The New Republic’s Christopher Beam describes life offline in Aba (Ngaba) county in Sichuan, the site of 37 of the 124 Tibetan self-immolations within China since February 2012 including the most recent this week. To control the spread of information about the immolations, Chinese authorities have cut the area’s Internet access for months at a time, with only government buildings exempt:
China is famous for its Great Firewall, an Internet censorship program designed to filter the results of politically sensitive search terms and block certain websites—Facebook and Twitter and The New York Times are all off-limits. But venture into Aba County, about 300 miles from the Tibetan border, and you encounter information control of a different order. Here, the government has taken the nuclear option and turned the Internet off altogether.
[…] Even the sole remaining Internet café in Aba has no Internet, just some single-player video games and previously downloaded, not quite up-to-date movies. The result is a low current of Web-related gallows humor. One afternoon I visited the Lang Yi temple, where a well-traveled monk (he visited the United States three times before his passport was revoked) showed me around. After listening to an elaborate explanation of a painting of a Buddhist deity, I confessed I didn’t understand. “Look it up online,” he deadpanned. [Source]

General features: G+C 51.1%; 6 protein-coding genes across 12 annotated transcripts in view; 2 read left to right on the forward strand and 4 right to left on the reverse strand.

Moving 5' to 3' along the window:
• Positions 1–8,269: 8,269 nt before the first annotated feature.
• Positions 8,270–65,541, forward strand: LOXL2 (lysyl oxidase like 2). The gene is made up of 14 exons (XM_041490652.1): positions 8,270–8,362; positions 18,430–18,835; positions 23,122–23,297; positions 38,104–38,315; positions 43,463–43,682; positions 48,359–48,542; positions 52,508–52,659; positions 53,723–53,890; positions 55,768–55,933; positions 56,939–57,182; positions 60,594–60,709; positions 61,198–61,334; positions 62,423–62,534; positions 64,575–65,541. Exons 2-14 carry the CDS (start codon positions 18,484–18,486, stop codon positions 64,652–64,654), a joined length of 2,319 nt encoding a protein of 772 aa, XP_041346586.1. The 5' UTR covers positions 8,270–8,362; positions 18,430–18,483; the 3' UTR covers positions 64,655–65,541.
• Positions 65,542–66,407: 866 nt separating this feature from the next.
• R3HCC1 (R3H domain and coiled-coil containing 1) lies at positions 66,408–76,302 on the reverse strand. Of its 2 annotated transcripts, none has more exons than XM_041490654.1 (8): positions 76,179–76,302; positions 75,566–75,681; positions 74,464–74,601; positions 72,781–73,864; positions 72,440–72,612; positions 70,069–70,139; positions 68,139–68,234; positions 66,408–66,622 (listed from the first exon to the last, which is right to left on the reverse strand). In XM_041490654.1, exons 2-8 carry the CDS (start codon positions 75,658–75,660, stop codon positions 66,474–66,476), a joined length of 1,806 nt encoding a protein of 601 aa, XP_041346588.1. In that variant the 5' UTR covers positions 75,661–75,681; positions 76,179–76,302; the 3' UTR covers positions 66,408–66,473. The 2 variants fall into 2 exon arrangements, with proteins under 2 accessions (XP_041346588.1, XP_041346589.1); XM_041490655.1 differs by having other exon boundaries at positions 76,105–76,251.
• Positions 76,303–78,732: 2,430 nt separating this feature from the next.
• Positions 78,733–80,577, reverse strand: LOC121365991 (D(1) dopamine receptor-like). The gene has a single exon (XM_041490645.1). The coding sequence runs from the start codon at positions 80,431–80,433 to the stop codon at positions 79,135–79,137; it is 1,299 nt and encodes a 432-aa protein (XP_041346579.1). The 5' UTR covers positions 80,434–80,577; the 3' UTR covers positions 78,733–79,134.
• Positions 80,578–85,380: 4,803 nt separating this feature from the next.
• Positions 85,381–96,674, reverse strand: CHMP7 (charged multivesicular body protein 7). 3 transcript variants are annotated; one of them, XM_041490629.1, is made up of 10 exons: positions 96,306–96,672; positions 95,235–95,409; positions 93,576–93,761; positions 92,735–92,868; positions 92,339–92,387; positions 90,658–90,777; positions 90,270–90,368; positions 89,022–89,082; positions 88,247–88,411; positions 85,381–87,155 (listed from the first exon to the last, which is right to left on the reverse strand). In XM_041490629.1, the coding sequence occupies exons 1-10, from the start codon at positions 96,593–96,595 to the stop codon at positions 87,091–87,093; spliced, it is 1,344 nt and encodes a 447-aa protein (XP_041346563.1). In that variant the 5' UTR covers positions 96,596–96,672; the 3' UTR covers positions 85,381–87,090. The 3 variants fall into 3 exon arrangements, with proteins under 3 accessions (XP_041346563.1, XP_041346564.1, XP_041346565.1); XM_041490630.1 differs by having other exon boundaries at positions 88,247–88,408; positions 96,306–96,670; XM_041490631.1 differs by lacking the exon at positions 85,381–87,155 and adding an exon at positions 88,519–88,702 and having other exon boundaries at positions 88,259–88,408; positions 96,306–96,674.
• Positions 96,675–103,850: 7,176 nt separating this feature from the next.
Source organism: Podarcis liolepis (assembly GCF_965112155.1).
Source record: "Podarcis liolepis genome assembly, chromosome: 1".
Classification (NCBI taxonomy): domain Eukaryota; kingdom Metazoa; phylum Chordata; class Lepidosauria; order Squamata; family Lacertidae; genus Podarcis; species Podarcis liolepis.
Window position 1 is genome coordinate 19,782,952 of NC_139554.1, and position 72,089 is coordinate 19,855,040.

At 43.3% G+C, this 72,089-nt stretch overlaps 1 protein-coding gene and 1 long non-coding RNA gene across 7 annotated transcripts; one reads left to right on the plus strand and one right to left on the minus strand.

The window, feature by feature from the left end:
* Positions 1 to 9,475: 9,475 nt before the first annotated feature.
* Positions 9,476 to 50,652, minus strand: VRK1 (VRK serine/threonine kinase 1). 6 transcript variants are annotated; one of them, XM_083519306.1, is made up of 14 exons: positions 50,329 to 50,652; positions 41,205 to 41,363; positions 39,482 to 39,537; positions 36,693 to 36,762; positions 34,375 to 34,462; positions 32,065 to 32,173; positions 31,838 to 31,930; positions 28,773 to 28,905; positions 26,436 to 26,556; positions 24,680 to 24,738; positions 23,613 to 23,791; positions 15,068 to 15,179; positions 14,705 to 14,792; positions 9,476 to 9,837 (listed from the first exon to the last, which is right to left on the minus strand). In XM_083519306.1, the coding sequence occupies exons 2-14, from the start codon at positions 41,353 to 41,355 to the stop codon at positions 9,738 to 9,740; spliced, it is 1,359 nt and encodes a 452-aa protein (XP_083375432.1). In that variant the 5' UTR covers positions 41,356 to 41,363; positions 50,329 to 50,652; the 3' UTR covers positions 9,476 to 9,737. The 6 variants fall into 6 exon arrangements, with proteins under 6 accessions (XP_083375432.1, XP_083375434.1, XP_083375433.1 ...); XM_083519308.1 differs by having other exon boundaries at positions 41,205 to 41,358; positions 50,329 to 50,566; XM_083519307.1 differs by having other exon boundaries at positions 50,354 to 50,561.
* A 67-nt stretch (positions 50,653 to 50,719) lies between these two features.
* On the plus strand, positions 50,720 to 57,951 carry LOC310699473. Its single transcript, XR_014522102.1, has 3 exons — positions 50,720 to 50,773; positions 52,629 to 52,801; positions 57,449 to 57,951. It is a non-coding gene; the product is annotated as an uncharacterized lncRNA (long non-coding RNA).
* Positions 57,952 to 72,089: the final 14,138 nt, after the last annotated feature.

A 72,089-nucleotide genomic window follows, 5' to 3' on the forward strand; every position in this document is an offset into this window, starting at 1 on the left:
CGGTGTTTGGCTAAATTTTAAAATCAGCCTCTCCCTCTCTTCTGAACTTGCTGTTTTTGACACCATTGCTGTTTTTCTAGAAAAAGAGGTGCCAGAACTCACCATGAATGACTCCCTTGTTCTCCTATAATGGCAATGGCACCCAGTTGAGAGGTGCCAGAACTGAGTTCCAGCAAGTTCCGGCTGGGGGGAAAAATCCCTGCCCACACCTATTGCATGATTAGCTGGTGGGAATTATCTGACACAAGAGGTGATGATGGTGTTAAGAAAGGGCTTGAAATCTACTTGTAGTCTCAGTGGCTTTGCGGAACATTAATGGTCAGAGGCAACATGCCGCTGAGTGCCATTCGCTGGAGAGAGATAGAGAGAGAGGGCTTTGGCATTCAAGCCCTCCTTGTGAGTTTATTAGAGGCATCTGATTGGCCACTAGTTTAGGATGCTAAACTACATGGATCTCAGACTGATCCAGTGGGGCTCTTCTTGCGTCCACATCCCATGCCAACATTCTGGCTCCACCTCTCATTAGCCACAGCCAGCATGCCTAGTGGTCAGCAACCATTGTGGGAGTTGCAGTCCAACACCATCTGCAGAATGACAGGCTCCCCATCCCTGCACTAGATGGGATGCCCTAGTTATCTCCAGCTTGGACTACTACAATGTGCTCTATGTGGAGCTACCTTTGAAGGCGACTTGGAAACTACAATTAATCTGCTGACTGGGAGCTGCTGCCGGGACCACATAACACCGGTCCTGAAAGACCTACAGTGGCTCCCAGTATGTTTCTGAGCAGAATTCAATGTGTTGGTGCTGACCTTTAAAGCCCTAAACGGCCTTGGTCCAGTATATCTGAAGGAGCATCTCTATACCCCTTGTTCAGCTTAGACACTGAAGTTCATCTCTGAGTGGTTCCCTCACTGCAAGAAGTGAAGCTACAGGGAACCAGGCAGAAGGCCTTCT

Beam notes that fixed broadband connections became operational again soon after his visit, while mobile data remained unavailable. After Tuesday’s self-immolation, some mobile phones were confiscated—several Tibetans have been arrested this year based on images of self-immolations or the Dalai Lama found on their mobile devices. In April, writer Woeser blogged that phones have become an “embodiment of fear” as “everyone carries around with himself or herself into a self-monitoring policeman,” while this week Jonathan Kaiman described heavy surveillance of communications with the exile community at Dharamsala in India.